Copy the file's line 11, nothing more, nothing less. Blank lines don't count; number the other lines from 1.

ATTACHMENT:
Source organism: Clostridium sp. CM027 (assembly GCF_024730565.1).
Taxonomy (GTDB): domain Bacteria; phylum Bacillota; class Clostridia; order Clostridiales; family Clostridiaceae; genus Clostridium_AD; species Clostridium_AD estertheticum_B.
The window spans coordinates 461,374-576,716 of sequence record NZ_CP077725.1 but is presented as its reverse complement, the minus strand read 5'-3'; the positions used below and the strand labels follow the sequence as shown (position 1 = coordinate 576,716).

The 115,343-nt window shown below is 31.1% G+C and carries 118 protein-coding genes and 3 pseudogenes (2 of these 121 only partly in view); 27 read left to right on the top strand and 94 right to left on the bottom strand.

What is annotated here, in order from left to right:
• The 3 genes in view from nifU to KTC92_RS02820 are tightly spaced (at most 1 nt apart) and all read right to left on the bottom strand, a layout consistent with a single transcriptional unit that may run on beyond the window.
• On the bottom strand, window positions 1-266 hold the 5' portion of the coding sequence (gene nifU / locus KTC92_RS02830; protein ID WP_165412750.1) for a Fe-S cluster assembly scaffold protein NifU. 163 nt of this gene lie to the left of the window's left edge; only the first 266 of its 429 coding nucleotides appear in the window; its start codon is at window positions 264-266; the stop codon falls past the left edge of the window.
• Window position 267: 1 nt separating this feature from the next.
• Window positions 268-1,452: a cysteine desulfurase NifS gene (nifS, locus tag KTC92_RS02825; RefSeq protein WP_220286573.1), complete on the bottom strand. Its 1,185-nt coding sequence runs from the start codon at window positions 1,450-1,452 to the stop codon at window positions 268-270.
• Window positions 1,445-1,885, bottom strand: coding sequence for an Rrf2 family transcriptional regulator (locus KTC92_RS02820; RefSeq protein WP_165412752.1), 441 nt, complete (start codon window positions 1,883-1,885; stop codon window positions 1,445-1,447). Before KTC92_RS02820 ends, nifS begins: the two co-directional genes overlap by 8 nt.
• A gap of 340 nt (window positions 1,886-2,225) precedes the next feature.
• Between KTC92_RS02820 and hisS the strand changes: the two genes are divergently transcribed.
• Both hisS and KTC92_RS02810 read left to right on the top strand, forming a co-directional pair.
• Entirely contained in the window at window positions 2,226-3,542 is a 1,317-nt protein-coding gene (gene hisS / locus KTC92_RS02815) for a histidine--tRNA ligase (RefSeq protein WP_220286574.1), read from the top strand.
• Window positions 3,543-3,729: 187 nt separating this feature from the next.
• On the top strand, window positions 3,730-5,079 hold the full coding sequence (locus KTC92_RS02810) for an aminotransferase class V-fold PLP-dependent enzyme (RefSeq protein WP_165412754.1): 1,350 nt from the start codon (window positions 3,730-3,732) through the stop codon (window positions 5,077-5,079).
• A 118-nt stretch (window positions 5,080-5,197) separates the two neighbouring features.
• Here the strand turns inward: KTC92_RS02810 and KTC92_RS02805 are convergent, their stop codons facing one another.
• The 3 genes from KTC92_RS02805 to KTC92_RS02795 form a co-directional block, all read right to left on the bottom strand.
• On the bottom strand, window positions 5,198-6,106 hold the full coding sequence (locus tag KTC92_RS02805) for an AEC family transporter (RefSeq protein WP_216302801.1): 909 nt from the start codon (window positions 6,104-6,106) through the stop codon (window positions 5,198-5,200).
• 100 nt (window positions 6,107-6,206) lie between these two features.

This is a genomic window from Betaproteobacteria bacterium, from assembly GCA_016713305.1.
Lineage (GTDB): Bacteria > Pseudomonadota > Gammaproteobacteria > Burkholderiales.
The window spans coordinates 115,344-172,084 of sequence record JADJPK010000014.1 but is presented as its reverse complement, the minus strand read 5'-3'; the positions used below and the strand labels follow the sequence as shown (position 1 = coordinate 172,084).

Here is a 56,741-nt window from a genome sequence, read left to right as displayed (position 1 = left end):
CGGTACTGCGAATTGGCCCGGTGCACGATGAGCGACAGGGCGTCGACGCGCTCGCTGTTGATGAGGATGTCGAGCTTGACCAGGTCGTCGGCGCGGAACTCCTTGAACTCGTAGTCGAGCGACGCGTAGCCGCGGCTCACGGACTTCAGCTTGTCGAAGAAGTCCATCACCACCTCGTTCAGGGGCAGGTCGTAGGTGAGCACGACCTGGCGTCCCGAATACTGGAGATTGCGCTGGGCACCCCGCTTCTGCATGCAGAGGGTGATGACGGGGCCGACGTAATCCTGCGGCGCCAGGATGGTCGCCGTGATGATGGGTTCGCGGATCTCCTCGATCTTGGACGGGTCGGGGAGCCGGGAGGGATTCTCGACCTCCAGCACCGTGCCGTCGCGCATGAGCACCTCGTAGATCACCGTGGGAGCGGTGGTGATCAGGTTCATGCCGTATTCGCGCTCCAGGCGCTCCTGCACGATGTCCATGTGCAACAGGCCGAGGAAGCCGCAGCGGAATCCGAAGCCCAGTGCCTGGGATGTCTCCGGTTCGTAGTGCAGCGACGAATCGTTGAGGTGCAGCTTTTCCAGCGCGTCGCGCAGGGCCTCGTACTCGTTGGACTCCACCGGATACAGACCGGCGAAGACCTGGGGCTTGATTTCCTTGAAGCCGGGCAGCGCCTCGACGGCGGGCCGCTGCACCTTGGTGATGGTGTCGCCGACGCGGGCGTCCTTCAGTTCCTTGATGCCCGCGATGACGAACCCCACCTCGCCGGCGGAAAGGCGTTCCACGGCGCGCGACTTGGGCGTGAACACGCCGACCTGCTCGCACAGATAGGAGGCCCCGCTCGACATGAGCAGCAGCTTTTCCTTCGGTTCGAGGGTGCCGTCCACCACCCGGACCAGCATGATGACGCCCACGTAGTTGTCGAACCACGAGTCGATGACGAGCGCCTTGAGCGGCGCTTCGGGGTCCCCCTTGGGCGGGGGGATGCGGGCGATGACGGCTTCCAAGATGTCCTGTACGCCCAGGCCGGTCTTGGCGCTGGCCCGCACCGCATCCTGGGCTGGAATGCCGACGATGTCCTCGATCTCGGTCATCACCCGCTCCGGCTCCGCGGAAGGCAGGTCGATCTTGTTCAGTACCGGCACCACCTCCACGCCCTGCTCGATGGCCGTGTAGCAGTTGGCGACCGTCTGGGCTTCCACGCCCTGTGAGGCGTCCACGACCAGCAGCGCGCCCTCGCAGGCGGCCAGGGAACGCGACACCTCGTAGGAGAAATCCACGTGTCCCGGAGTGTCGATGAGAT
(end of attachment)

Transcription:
• A gap of 340 nt (window positions 1,886-2,225) precedes the next feature.